The week to September 4 included the late August bank holiday, which meant fewer deaths would have been registered than in a normal working week.
Of those deaths registered during the week, 78 mentioned Covid-19 on the death certificate – down from 101 in the previous week.
Two families chatting in park is ‘mingling’, says Home Secretary
Asked if two families of four stopping for a chat on the way to the park constituted “mingling”, Home Secretary Priti Patel told BBC Radio 4’s Today programme: “It is mingling.
“I think it is absolutely mingling.
“You have got to put this in the context of coronavirus and keeping distance, wearing masks.
“The rule of six is about making sure that people are being conscientious and not putting other people’s health at risk.”
Ms Patel added: “Mingling is people coming together. That is my definition of mingling.”
‘Second wave’ had led to surge in demand for tests, says Oxford professor
Sir John Bell, regius professor of medicine at Oxford University, who has been overseeing the Government’s antibody test programme and advising ministers, told BBC Radio 4’s Today programme that a “second wave” of Covid-19 had led to a surge in demand for tests.
He said: “I think what’s going wrong is the second wave.
“A month ago they had spare capacity in testing – significant spare capacity – but I think what has been underestimated was the speed at which the second wave would arrive, but also the pressure put on the system from children returning to school, and the testing demands associated with that, and people increasingly out and about.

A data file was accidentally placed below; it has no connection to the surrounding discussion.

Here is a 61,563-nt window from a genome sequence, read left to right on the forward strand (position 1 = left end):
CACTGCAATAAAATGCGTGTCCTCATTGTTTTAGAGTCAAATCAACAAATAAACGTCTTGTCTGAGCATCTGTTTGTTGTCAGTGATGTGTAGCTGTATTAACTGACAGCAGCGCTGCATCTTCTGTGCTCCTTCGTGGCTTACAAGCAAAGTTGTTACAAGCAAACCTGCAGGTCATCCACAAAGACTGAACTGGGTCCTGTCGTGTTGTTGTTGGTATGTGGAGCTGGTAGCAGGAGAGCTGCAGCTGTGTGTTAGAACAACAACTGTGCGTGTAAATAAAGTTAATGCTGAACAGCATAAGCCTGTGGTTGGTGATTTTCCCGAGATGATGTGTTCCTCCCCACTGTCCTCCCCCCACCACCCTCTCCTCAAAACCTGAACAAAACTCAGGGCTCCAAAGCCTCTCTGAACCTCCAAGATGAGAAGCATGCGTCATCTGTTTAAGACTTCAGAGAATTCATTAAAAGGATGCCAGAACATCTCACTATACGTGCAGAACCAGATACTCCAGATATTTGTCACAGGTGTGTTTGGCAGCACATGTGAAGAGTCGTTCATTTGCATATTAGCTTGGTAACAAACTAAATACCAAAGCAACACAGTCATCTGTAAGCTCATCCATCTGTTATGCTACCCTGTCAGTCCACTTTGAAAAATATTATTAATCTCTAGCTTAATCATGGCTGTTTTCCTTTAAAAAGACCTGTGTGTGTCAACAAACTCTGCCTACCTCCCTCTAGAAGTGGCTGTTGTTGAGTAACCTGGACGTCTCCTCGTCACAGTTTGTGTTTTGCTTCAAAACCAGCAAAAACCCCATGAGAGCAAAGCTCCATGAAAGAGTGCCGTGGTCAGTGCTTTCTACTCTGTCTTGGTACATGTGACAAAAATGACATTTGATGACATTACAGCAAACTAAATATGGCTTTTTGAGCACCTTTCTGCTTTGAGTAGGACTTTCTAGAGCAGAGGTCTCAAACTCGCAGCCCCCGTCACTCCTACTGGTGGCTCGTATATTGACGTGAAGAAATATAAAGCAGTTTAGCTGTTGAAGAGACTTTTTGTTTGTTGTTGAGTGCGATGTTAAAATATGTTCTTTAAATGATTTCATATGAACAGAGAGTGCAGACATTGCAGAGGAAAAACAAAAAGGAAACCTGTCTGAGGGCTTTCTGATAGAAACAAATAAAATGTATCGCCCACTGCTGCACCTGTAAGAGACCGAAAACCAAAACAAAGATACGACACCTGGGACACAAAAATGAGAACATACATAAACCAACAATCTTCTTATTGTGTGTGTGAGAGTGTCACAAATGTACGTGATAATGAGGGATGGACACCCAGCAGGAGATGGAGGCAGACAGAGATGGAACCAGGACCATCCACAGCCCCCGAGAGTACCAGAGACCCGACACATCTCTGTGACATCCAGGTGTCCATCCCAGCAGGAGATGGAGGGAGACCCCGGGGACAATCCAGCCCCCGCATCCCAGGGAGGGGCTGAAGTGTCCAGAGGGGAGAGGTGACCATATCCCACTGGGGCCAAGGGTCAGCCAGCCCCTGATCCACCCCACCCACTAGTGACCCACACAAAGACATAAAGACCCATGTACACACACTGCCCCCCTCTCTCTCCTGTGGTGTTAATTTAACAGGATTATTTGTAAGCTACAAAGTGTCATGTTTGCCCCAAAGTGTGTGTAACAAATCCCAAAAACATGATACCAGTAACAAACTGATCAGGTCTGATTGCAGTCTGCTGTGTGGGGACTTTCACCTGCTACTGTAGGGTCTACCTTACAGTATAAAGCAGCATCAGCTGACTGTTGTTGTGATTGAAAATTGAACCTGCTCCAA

“So, I think they are definitely behind the curve in terms of getting the necessary tests for what we need today.”
Unemployment in Scotland rises amid pandemic
Unemployment in Scotland rose between May and July amid the coronavirus pandemic, according to latest figures.
Data from the Office for National Statistics (ONS) shows that the unemployment rate for people aged 16 and over increased to 4.6% (128,000) over that period, a 0.1% increase on the previous quarter.
This was higher than the the UK wide rate of 4.1%.
The proportion of people aged 16-64 in employment also rose to 74.3% (2.65 million), a 0.1% increase on the previous quarter.
Stricter lockdown restrictions for Greater Glasgow to continue
Stricter lockdown restrictions which have been imposed on the Greater Glasgow area will continue for another week, the Scottish Government has announced.
The measures on meetings in indoor household settings will remain in place across seven regions until the next review on Tuesday September 22 after being recommended by the National Incident Management Team chaired by Public Health Scotland.
Originally the tougher restrictions were put in place in the Glasgow City Council area as well as West Dunbartonshire and East Renfrewshire.
Rising numbers of Covid-19 cases in west central Scotland meant they were later extended to Renfrewshire, East Dunbartonshire and North and South Lanarkshire.
First Minister Nicola Sturgeon said it was “clearly regrettable that these restrictions need to continue”.